Naturally, being the cheapskate that he is, Arthur refuses to ask for his own plate for the buffet, insisting that the $6.99 they save will be well worth the headache of passing tater tots through teacups and such. When Doug finally objects to the charade and pays the waiter for both plates, Arthur takes the embarrassment factor to yet another level by insisting he found glass in Doug's taco. There's simply no floor to how low Arthur will go in publicly humiliating himself, as the man has absolutely no shame. It's not the last time his frugality causes a stir on the show, either; in a memorable arc from Season 5's "Window Pain," Arthur outright tortures poor Spence (Patton Oswalt) in order to save a buck and a half in subway fare.

The dinner guest

Arthur being a terrible dinner date isn't limited to his refusal to pay for things, either. In Season 6's "Switch Sitters," Doug and Carrie pressure Deacon (Victor Williams) and his wife to repay all of their babysitting by taking Arthur out with them to eat to give the couple some much-needed alone time. And, without fail, the night turns into an unmitigated disaster due to Arthur's unbridled exuberance.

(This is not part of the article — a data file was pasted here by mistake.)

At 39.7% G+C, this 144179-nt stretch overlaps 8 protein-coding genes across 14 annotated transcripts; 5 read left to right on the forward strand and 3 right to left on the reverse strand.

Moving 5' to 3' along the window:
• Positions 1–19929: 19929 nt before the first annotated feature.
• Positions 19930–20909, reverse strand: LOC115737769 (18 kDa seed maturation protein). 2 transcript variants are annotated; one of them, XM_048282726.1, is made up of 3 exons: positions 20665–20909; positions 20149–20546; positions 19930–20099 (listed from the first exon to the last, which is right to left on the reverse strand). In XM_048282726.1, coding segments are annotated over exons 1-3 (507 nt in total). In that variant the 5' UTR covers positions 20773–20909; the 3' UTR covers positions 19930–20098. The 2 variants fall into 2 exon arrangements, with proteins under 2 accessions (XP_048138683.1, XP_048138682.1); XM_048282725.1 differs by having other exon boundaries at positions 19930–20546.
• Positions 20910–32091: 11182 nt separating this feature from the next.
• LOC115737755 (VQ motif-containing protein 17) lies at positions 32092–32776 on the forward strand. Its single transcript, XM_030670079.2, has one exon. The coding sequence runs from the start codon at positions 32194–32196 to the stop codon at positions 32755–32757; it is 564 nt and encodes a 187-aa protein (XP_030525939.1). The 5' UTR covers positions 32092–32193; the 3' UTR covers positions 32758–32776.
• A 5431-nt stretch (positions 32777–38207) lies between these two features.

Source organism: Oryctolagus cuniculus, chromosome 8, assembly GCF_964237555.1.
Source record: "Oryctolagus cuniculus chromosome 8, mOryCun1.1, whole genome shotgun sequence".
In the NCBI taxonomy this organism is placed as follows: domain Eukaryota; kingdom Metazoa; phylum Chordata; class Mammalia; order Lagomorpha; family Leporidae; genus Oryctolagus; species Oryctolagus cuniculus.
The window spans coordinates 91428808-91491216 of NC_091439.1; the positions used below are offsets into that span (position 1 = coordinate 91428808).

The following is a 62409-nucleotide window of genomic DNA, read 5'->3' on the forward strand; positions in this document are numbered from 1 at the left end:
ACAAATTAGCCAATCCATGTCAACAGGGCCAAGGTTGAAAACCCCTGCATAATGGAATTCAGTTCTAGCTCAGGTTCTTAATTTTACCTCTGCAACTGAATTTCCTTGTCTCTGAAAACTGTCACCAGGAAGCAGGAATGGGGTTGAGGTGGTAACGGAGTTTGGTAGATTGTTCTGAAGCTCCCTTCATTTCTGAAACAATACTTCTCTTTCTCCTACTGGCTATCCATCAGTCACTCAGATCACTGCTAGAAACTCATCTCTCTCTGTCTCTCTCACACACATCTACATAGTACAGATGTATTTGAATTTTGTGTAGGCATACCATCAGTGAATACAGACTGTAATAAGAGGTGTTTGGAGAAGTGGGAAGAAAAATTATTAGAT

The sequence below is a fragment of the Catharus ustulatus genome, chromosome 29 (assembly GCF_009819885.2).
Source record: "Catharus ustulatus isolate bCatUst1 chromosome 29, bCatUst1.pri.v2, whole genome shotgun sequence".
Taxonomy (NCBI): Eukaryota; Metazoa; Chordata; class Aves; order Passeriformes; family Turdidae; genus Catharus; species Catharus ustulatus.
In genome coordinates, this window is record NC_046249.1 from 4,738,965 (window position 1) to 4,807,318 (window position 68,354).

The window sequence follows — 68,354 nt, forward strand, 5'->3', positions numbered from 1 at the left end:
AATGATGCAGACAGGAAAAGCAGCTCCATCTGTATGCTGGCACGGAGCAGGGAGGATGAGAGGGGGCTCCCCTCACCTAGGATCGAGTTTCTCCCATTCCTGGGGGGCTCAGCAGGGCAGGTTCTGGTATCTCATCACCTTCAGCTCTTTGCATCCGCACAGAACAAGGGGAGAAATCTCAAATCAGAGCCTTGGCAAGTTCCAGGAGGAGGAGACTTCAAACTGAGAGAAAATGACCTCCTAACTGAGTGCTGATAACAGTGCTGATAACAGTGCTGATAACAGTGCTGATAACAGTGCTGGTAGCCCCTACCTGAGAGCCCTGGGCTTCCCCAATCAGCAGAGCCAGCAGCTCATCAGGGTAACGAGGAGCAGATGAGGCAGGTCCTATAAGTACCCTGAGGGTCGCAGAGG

Arthur gets the awkward vibes going as soon as they're all seated by suggesting that Deacon's night might also include a jazz club or a trip to the Apollo, an ignorant bit of stereotyping since Deacon's family is Black. And then he makes it worse when he reacts to being restricted from ordering something spicy by demanding to know if they've been seated by the kitchen "because we're Black." As usual, Arthur's outburst earns an instant head turn from everyone in the room, and Deacon has no choice but to relent to Arthur's menu choice, igniting a full-on cold war between the couples.

The greedy gramps